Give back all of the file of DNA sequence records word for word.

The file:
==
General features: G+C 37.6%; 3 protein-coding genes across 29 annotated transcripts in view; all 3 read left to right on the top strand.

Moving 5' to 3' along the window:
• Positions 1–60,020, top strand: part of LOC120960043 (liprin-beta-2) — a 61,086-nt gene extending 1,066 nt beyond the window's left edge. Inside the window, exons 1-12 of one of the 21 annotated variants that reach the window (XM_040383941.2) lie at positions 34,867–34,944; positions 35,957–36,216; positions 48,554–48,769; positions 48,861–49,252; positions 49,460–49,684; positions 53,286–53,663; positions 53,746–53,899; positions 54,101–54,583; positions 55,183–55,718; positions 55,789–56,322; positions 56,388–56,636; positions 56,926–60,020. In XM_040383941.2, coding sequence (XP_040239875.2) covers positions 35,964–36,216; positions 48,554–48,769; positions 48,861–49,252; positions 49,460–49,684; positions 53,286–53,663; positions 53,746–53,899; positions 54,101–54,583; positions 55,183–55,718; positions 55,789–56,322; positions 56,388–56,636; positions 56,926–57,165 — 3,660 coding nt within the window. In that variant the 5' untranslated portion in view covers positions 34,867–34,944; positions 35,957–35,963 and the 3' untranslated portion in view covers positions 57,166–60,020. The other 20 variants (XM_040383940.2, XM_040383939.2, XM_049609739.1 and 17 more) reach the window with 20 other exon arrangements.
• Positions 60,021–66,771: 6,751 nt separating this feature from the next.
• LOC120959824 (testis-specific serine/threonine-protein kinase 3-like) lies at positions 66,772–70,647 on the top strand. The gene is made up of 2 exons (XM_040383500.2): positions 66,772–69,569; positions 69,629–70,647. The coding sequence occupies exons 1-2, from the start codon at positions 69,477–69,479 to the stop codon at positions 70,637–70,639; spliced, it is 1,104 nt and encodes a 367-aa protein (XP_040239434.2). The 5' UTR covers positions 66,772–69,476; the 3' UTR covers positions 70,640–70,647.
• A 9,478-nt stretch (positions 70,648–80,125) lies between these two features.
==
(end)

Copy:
General features: G+C 37.6%; 3 protein-coding genes across 29 annotated transcripts in view; all 3 read left to right on the top strand.

Moving 5' to 3' along the window:
• Positions 1–60,020, top strand: part of LOC120960043 (liprin-beta-2) — a 61,086-nt gene extending 1,066 nt beyond the window's left edge. Inside the window, exons 1-12 of one of the 21 annotated variants that reach the window (XM_040383941.2) lie at positions 34,867–34,944; positions 35,957–36,216; positions 48,554–48,769; positions 48,861–49,252; positions 49,460–49,684; positions 53,286–53,663; positions 53,746–53,899; positions 54,101–54,583; positions 55,183–55,718; positions 55,789–56,322; positions 56,388–56,636; positions 56,926–60,020. In XM_040383941.2, coding sequence (XP_040239875.2) covers positions 35,964–36,216; positions 48,554–48,769; positions 48,861–49,252; positions 49,460–49,684; positions 53,286–53,663; positions 53,746–53,899; positions 54,101–54,583; positions 55,183–55,718; positions 55,789–56,322; positions 56,388–56,636; positions 56,926–57,165 — 3,660 coding nt within the window. In that variant the 5' untranslated portion in view covers positions 34,867–34,944; positions 35,957–35,963 and the 3' untranslated portion in view covers positions 57,166–60,020. The other 20 variants (XM_040383940.2, XM_040383939.2, XM_049609739.1 and 17 more) reach the window with 20 other exon arrangements.
• Positions 60,021–66,771: 6,751 nt separating this feature from the next.
• LOC120959824 (testis-specific serine/threonine-protein kinase 3-like) lies at positions 66,772–70,647 on the top strand. The gene is made up of 2 exons (XM_040383500.2): positions 66,772–69,569; positions 69,629–70,647. The coding sequence occupies exons 1-2, from the start codon at positions 69,477–69,479 to the stop codon at positions 70,637–70,639; spliced, it is 1,104 nt and encodes a 367-aa protein (XP_040239434.2). The 5' UTR covers positions 66,772–69,476; the 3' UTR covers positions 70,640–70,647.
• A 9,478-nt stretch (positions 70,648–80,125) lies between these two features.